Lucy Review

Spoiler Warning: Lucy

Trigger Warning: Discussion of fictional racialized violence. I would add a pretty huge consent and body autonomy tw, too, if you watch the movie. I talk about it some here, but don’t go into much detail.

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Image: Lucy poster, from IMDB.com

When Lucy was first announced and the trailers started coming out, I heard a lot of different opinions from people. Some people were excited, even saw the fact that the protagonist is female, rather than male, as a wonderful move for feminism. Some were decrying it for racism. Some were just excited about Scarlet Johansen and the fact that this could lead to a Black Widow movie from Marvel.

And some pointed out that the movie has exactly zero basis in actual science.

As the release date drew near, I had to make a decision: should I go see it in theaters, and give money to a movie that I was pretty sure would be racist, in order to talk about its content, or should I avoid it. I decided to go for the first option, so that I could either recommend the movie or not.

I have a lot of things to say, but let me sum them up:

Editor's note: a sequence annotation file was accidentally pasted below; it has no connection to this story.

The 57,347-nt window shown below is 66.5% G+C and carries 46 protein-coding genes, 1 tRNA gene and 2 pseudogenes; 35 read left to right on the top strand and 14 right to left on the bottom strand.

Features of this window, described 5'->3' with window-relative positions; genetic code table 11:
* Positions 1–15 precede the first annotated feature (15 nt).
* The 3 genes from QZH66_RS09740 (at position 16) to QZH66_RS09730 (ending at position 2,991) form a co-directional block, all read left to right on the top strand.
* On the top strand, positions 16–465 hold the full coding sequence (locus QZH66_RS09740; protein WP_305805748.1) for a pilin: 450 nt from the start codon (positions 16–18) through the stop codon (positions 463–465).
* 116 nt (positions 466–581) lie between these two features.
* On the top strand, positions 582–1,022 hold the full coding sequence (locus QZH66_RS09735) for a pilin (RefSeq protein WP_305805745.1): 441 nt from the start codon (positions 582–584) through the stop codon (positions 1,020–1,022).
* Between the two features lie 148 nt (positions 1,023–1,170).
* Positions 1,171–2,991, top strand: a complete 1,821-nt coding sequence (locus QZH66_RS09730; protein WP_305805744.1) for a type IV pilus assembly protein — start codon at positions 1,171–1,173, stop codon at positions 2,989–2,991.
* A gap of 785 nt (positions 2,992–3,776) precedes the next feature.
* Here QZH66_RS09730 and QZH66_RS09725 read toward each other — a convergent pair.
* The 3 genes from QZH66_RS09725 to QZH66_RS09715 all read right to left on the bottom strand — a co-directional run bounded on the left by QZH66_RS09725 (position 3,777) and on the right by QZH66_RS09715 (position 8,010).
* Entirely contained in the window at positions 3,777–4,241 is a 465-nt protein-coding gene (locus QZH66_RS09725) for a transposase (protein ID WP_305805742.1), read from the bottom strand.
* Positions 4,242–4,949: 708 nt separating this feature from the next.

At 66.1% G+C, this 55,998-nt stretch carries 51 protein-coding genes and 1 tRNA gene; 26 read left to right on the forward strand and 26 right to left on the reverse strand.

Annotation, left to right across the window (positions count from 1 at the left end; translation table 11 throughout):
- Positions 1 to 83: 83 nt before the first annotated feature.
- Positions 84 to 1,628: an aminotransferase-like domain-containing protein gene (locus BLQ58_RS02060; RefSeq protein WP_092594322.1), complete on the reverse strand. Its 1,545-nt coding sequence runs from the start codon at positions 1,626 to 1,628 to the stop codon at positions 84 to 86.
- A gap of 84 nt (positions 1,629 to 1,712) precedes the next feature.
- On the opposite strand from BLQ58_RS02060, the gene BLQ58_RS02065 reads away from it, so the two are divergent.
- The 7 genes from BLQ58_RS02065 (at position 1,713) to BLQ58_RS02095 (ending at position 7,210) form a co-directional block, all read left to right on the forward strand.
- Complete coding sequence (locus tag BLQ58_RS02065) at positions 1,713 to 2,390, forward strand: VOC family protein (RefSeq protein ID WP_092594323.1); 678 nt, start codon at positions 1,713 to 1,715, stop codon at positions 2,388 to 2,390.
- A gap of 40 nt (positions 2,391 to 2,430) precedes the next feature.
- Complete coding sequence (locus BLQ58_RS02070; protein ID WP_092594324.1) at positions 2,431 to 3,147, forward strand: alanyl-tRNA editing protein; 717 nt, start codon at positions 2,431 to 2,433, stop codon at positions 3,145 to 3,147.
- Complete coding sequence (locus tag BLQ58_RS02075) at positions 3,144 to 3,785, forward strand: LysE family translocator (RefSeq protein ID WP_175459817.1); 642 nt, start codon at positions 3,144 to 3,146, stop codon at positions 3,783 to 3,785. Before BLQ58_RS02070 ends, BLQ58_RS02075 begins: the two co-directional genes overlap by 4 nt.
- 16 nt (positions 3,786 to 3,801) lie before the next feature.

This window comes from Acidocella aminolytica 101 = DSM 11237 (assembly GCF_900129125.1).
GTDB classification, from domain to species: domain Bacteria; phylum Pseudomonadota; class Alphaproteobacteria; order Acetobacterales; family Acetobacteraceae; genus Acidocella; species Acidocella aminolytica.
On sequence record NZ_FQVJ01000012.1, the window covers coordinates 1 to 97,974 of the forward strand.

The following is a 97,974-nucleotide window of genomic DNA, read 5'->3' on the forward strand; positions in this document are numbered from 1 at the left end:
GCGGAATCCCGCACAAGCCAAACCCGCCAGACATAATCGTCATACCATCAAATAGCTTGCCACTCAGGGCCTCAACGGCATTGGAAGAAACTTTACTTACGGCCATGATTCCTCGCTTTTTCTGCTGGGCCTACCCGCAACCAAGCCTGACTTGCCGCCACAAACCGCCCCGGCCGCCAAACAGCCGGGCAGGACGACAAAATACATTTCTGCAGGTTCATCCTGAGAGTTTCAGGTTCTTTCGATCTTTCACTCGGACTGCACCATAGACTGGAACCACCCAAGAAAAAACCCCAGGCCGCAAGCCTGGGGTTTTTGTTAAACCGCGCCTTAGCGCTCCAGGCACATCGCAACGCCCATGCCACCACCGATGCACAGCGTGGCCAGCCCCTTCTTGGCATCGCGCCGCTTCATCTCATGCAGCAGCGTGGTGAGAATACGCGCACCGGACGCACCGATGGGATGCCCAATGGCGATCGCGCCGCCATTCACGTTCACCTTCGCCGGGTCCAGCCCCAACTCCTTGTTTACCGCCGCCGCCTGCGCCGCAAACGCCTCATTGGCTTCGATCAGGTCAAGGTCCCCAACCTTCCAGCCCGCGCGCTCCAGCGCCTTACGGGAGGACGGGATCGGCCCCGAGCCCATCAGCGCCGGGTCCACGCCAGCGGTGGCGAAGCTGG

I didn’t like it. I can see how it would be a fun popcorn movie, but between the racism, sexism, and crappy science, I didn’t really enjoy it. It had a few entertaining lines, and some very pretty scenes, but to be honest I found the whole movie pretty terrible–even without the problematic content.

More depth (and spoilers) below:

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Disability in Animation: Frozen

Series: Disability in Children’s Animation

Spoiler Warnings: Frozen

Trigger/Content Warnings: Discussion of depression symptoms and parental neglect

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Frozen. You may have heard of it. You’ve probably even heard one of its songs.

Like Wreck-It Ralph, Frozen is a Walt Disney Animation production. It was released in November of 2013. IMDB estimates its budget at 150 million dollars, with a US gross of 400 million and a total gross of over 1 billion dollars. We are talking about a movie that was successful and popular. Not just popular, but part of the Disney Princess line. These are movies that, with a few exceptions, become part of the cultural consciousness. These are movies that kids grow up with.

Because of this, diversity in these movies is especially important.

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Disability in Animation: Wreck-It Ralph

Series: Disability in Children’s Animation

Spoiler Warnings: Wreck-It Ralph

Trigger/Content Warnings: PTSD. I will also be talking very briefly about bullying.

 

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Image Description: Wreck-It Ralph theatrical poster

Yesterday, I talked about Finding Nemo. Today, I’m going to talk about the much more recent (but  in my opinion, not nearly as good) movie, Wreck-It Ralph.

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